Montana Flood News Roundup For May 9, 2018

May 9, 2018

Cooler, wet weather is expected to start moving into Montana. MTPR's Edward O’Brien has more on how this could factor into the state’s unfolding flood crisis.

National Weather Service meteorologist Alex Lukinbeal says southwest Montana could get some intense thunderstorms Wednesday evening. Northwest and west central Montana could also get some light to moderate rain.

Lukinbeal says most of these storms probably won’t amount to much more than a quick shot of rain.

“There might be enough brief, heavy rain to create a response in some of those smaller streams, but the mainstem rivers are going to be fairly controlled by the snowpack."

The Weather Service says the Clark Fork River currently sits at about 12.4 feet. It’s expected to hit 13 feet – moderate flood stage – by Thursday.

Mandatory evacuation orders were issued yesterday affecting about 60 Missoula homes.

Sheriff’s Captain Anthony Rio says authorities are trying to accommodate evacuees who need to check on their property.

“We’ve been working with Northwest Energy and we’re attempting to leave the power on where we can. At the same time, we want to make sure people know that if they’re in these areas where there is standing water to not touch metal fences, not touch things that are metal – anything that conducts electricity.”

Another public meeting for flood-affected residents was scheduled for 6 p.m. this evening at Missoula’s Hawthorne elementary.

The Army Corps of Engineers reports all levees in the Orchard Homes-area are holding strong.

Rio adds Seeley Lake is also holding strong, despite localized flooding.

“Around Boy Scout Road – the outlet coming out of Seeley – it’s flooding. Our Sgt. Bob Parcell, who’s been up there for almost 30 years, says he’s never seen anything like this. That’s quite concerning, but at the same time, we’ve got folks up there right now just monitoring things. Really – Seeley Lake hasn’t asked for much.” 

Weather Service Meteorologist Alex Lukinbeal says another cool, wet weather system is expected to move into the region by the weekend. That could temper the snowpack melt rate, but there’s still a lot of snow in the mountains.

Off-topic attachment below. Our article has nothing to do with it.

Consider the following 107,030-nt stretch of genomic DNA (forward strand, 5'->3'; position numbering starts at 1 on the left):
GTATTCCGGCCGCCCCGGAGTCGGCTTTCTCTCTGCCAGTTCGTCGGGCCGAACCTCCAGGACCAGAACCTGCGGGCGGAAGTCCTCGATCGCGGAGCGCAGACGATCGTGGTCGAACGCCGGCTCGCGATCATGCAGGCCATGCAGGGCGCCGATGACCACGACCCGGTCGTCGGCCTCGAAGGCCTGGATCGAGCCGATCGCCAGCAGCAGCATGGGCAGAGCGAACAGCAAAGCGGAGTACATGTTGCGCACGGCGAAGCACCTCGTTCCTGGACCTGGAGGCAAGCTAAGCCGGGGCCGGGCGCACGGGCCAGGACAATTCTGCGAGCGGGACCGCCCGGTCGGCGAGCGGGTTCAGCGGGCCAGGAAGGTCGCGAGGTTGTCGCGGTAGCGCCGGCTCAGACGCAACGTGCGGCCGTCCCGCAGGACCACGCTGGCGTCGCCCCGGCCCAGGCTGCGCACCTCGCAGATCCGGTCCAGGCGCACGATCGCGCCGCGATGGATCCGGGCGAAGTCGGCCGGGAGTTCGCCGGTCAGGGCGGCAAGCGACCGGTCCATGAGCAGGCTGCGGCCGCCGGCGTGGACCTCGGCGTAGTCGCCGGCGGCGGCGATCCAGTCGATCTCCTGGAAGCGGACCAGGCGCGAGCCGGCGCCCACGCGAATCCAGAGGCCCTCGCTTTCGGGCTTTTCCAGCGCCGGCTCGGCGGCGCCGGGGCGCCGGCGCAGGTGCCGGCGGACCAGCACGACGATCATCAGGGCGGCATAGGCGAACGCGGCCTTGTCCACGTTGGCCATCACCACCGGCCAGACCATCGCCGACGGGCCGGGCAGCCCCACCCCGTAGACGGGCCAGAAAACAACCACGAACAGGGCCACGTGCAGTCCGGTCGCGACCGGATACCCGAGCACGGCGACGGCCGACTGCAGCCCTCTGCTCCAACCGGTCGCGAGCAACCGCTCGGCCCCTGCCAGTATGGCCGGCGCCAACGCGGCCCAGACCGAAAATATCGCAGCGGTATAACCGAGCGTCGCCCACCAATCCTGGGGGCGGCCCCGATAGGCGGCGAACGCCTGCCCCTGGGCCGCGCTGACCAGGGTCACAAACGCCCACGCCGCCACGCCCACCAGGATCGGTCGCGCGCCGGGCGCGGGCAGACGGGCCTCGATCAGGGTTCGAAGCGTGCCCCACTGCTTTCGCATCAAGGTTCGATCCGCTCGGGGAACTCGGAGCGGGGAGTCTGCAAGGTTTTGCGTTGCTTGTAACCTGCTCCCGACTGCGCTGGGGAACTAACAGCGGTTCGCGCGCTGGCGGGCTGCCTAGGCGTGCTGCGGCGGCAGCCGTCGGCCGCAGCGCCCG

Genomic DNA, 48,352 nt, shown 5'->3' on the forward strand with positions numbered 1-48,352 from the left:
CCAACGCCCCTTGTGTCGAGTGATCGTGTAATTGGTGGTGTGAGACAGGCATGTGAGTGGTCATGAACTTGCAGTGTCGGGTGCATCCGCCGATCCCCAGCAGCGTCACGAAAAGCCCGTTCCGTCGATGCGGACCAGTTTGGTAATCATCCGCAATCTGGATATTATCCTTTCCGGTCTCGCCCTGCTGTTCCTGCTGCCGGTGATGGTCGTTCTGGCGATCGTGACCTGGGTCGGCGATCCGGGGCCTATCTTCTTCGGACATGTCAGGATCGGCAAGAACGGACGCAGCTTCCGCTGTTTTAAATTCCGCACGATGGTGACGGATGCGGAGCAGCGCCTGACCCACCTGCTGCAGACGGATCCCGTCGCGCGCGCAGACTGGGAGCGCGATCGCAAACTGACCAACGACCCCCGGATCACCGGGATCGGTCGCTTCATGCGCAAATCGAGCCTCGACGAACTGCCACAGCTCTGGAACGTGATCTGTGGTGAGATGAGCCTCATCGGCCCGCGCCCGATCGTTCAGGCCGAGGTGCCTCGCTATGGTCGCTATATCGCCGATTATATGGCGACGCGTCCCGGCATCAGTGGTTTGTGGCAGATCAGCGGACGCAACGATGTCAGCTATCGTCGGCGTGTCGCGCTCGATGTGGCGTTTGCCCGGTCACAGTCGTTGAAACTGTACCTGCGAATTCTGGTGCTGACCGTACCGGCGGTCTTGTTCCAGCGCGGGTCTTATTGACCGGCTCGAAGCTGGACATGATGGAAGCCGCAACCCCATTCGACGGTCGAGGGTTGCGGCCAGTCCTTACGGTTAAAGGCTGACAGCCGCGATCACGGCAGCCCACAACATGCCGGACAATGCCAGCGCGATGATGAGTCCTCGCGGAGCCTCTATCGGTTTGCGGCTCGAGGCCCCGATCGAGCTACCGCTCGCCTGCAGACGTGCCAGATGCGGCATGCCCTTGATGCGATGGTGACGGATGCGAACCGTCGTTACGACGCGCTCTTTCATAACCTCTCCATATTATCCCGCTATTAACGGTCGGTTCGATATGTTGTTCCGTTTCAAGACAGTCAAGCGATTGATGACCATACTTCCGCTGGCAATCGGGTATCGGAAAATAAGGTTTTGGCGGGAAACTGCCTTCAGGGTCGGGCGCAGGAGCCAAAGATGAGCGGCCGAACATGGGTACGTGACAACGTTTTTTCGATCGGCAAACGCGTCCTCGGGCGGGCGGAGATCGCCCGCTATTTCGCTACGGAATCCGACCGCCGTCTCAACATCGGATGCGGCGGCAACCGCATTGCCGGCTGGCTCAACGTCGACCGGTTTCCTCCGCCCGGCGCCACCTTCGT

Flooding will be a problem for weeks to come.

Earlier today, the National Weather Service in Great Falls issued a flood watch for the following rivers in north central and southwest Montana:

  • Big Hole River near Melrose
  • Jefferson River near Three Forks
  • Sun River near Simms
  • Sun River near Vaughn

Snowmelt combined with some periods of rain will bring increased river levels late this week through the weekend. In addition, increased flows out of area reservoirs such as Gibson Dam could also add to the river flooding potential, according to the Weather Service.

Those near area rivers should prepare to move equipment and anything of value to higher ground. Now is also the time to take protective actions against property near the mentioned rivers. Although rivers may lower early next week additional rounds of flooding are possible.

A Flood Watch continues for the Flathead River at Columbia Falls in northwest Montana. At 12 p.m. Wednesday the stage was 13.7 feet. The river will continue to rise to near 14.0 feet by Thursday, with additional rises possible thereafter. Minor flood stage is 14.0 feet.

A flood watch is also in effect for the Clark Fork River near St. Regis. At 12 p.m. Wednesday, the stage was 17.9 feet. The river is forecast to rise to near 19.0 feet on Friday, with additional rises possible thereafter.

A flood watch is in effect for the Clark Fork River near Plains. At 12 p.m. Wednesday the stage was 14.9 feet. The river is forecast to rise to near 16.0 feet on Friday, with additional rises possible thereafter. Minor flood stage is 16.0 feet.

A Flood Watch means that flooding is possible but not imminent in the watch area. Persons living along or planning activities near rivers and small streams in the watch area should continue to monitor the development of this weather situation. Be prepared to take immediate action if flooding is observed or a warning is issued.